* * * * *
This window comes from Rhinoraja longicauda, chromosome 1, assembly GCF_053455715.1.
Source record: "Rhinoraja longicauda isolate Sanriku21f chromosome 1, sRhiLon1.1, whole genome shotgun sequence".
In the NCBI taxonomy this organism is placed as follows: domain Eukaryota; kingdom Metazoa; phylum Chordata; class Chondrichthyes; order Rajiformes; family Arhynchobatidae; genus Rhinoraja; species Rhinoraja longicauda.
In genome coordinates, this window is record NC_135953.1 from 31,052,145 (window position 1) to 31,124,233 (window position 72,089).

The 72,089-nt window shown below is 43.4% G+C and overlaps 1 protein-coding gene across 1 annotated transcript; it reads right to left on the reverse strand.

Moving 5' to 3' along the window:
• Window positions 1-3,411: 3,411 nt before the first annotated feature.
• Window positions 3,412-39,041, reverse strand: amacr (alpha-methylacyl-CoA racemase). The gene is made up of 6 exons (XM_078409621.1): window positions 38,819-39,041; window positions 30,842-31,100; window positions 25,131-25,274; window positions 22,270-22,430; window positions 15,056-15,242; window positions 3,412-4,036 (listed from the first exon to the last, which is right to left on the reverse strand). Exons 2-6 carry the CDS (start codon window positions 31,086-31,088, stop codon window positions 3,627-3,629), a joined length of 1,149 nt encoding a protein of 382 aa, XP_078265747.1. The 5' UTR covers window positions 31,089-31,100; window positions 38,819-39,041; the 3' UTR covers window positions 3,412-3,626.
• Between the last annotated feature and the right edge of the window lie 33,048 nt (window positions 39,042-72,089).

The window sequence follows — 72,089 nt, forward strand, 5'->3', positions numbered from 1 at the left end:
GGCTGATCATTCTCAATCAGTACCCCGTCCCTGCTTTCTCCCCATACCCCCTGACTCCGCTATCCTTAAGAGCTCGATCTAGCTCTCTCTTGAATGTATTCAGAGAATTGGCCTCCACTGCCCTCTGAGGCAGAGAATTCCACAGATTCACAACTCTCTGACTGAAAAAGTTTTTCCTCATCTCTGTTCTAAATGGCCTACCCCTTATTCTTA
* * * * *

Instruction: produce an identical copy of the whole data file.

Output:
This window comes from Rhinoraja longicauda, chromosome 1, assembly GCF_053455715.1.
Source record: "Rhinoraja longicauda isolate Sanriku21f chromosome 1, sRhiLon1.1, whole genome shotgun sequence".
In the NCBI taxonomy this organism is placed as follows: domain Eukaryota; kingdom Metazoa; phylum Chordata; class Chondrichthyes; order Rajiformes; family Arhynchobatidae; genus Rhinoraja; species Rhinoraja longicauda.
In genome coordinates, this window is record NC_135953.1 from 31,052,145 (window position 1) to 31,124,233 (window position 72,089).

The 72,089-nt window shown below is 43.4% G+C and overlaps 1 protein-coding gene across 1 annotated transcript; it reads right to left on the reverse strand.

Moving 5' to 3' along the window:
• Window positions 1-3,411: 3,411 nt before the first annotated feature.
• Window positions 3,412-39,041, reverse strand: amacr (alpha-methylacyl-CoA racemase). The gene is made up of 6 exons (XM_078409621.1): window positions 38,819-39,041; window positions 30,842-31,100; window positions 25,131-25,274; window positions 22,270-22,430; window positions 15,056-15,242; window positions 3,412-4,036 (listed from the first exon to the last, which is right to left on the reverse strand). Exons 2-6 carry the CDS (start codon window positions 31,086-31,088, stop codon window positions 3,627-3,629), a joined length of 1,149 nt encoding a protein of 382 aa, XP_078265747.1. The 5' UTR covers window positions 31,089-31,100; window positions 38,819-39,041; the 3' UTR covers window positions 3,412-3,626.
• Between the last annotated feature and the right edge of the window lie 33,048 nt (window positions 39,042-72,089).

The window sequence follows — 72,089 nt, forward strand, 5'->3', positions numbered from 1 at the left end:
GGCTGATCATTCTCAATCAGTACCCCGTCCCTGCTTTCTCCCCATACCCCCTGACTCCGCTATCCTTAAGAGCTCGATCTAGCTCTCTCTTGAATGTATTCAGAGAATTGGCCTCCACTGCCCTCTGAGGCAGAGAATTCCACAGATTCACAACTCTCTGACTGAAAAAGTTTTTCCTCATCTCTGTTCTAAATGGCCTACCCCTTATTCTTA